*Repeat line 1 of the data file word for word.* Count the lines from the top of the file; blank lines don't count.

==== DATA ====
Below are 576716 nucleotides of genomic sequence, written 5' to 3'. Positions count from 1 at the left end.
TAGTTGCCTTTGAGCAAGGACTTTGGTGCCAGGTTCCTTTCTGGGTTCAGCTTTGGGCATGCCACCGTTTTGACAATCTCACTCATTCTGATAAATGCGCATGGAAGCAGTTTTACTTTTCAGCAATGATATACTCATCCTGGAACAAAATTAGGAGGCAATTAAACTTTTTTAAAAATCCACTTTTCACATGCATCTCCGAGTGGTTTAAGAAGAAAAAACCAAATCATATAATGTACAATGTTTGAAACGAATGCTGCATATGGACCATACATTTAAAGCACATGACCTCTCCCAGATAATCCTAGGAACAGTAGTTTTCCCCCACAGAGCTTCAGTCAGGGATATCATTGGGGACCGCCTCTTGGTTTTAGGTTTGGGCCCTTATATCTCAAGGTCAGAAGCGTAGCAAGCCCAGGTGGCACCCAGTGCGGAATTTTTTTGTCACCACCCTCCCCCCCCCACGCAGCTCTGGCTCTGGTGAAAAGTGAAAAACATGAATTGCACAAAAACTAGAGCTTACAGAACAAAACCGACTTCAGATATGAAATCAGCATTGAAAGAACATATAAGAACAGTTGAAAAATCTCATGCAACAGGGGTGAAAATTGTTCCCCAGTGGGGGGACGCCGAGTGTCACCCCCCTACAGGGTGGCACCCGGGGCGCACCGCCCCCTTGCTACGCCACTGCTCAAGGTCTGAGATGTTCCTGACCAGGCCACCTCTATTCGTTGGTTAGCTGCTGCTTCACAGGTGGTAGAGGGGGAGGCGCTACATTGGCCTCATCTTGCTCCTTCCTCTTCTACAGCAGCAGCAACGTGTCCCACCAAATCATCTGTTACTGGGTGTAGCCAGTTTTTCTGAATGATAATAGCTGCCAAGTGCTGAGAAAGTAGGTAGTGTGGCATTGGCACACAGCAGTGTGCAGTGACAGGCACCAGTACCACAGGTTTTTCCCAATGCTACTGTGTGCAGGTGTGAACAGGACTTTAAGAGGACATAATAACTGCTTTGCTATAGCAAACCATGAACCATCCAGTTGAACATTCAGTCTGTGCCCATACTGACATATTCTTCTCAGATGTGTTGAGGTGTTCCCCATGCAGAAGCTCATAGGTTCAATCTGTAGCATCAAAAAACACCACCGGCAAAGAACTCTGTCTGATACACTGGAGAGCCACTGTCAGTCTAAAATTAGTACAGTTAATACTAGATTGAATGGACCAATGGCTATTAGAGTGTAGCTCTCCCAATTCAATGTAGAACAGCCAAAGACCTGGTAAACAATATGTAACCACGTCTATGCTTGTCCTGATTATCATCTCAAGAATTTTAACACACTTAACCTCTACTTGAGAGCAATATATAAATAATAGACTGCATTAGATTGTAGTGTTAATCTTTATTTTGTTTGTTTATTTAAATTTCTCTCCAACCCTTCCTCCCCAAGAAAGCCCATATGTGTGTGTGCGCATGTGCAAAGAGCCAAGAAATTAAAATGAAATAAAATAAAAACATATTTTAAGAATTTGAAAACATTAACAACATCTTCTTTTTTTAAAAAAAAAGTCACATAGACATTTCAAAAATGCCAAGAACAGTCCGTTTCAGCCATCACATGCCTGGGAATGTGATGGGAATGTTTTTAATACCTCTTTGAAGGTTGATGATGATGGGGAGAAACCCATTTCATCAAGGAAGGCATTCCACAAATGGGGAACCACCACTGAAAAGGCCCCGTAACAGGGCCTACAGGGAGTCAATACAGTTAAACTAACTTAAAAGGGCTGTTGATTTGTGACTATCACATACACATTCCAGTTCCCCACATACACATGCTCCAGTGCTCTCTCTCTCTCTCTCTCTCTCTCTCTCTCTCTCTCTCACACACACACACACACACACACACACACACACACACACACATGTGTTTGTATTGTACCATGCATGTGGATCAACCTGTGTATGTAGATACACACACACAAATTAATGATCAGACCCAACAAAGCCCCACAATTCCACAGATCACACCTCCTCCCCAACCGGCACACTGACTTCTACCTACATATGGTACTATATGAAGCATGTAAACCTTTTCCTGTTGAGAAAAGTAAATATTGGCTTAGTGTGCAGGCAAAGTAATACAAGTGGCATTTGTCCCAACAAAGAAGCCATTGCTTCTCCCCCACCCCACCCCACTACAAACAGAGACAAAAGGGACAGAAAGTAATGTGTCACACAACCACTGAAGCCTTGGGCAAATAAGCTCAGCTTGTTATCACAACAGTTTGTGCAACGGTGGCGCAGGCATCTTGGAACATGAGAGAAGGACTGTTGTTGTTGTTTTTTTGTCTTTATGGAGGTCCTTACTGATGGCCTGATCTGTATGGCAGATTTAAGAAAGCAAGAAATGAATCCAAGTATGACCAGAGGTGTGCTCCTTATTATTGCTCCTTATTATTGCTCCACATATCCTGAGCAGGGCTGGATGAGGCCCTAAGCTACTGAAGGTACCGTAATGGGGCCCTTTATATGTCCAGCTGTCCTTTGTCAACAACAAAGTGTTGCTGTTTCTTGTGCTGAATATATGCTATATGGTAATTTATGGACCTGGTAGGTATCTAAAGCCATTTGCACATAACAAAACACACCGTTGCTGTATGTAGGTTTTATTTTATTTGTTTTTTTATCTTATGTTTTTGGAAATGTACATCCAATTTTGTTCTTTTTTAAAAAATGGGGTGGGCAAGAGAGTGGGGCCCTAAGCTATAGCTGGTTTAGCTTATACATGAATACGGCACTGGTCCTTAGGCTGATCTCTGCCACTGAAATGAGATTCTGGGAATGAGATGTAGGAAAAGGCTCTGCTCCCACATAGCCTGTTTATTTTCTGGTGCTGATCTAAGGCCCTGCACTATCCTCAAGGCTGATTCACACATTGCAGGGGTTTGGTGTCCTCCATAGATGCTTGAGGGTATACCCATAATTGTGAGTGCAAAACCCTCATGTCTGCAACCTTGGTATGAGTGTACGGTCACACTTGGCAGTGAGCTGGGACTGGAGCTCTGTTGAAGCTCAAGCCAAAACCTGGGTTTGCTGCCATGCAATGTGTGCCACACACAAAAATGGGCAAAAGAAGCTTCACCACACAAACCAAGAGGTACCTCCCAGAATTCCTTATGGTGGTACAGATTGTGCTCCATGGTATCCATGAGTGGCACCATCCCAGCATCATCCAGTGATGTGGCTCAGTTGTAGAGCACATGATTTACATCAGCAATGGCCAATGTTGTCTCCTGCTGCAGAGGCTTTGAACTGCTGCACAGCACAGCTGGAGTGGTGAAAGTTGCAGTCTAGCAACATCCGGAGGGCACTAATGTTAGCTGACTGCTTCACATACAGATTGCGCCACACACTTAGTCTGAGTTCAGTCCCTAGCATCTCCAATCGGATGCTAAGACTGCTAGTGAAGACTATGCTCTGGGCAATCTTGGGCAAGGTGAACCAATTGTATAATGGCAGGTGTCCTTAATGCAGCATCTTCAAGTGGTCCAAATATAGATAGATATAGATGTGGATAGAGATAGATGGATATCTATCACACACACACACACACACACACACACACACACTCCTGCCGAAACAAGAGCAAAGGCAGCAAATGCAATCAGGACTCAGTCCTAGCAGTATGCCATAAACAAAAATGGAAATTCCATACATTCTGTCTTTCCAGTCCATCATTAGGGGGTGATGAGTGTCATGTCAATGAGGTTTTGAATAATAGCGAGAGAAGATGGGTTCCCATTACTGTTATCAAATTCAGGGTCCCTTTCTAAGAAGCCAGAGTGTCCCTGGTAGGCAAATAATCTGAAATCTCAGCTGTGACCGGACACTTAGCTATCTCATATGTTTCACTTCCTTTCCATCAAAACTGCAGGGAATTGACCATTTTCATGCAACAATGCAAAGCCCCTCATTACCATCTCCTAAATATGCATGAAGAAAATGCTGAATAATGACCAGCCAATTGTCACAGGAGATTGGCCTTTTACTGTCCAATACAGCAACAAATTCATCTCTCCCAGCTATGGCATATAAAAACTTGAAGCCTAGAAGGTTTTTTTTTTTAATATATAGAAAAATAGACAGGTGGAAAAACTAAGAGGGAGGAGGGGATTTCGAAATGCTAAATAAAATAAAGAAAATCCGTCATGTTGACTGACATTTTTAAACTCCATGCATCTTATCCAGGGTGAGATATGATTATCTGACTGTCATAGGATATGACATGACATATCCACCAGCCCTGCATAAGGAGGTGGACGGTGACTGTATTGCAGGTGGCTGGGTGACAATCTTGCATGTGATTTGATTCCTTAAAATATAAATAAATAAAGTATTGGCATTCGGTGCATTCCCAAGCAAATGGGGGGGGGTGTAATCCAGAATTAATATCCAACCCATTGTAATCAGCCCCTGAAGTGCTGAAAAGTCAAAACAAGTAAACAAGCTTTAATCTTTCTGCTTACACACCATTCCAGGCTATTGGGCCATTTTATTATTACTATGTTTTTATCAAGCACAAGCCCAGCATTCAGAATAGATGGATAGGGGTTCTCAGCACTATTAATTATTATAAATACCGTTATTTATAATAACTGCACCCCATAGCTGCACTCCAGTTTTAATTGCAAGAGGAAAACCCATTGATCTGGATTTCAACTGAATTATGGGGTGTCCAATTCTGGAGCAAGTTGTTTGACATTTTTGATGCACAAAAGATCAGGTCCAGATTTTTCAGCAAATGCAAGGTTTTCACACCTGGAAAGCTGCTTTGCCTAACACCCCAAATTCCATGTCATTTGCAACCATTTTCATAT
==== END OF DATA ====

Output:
Below are 576716 nucleotides of genomic sequence, written 5' to 3'. Positions count from 1 at the left end.